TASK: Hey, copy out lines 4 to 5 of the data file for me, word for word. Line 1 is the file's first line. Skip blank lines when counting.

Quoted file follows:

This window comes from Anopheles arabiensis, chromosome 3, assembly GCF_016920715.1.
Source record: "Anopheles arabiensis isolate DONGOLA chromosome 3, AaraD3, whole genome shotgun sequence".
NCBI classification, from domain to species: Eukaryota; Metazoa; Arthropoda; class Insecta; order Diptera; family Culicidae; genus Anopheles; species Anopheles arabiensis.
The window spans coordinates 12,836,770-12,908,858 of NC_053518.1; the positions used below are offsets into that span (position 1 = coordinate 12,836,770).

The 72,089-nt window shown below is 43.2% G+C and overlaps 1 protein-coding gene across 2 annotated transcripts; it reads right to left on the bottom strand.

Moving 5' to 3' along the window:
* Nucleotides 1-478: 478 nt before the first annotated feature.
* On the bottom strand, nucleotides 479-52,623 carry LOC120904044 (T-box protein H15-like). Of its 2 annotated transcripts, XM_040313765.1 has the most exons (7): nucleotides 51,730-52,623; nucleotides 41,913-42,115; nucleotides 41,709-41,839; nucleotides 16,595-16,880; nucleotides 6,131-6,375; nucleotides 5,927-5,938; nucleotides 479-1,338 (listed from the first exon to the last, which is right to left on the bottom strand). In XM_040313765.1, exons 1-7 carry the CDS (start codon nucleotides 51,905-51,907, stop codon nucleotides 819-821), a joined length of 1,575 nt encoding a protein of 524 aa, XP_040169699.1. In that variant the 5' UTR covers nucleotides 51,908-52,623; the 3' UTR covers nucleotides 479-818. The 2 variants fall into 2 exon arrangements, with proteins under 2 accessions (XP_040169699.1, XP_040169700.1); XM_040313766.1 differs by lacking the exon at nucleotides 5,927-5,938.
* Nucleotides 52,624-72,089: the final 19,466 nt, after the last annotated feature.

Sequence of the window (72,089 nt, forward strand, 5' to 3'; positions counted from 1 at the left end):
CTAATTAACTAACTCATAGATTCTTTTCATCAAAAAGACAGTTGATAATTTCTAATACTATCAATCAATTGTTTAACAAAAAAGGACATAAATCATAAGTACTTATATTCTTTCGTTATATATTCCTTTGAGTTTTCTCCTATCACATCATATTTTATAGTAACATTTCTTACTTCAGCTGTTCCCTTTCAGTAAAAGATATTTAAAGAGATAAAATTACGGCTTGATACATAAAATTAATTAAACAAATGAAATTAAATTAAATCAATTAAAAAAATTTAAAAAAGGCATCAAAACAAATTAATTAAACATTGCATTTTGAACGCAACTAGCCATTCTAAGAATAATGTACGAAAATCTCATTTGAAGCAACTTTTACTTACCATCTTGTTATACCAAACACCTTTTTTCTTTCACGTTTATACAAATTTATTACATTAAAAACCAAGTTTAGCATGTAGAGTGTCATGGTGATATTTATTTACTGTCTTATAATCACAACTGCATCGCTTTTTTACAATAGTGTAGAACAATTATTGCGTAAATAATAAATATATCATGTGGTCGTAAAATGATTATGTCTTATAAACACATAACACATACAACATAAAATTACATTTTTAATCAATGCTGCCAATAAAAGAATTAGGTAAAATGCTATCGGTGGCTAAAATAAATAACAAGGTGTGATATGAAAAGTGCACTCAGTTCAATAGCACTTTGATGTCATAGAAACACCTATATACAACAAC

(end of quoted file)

The window spans coordinates 12,836,770-12,908,858 of NC_053518.1; the positions used below are offsets into that span (position 1 = coordinate 12,836,770).

The 72,089-nt window shown below is 43.2% G+C and overlaps 1 protein-coding gene across 2 annotated transcripts; it reads right to left on the bottom strand.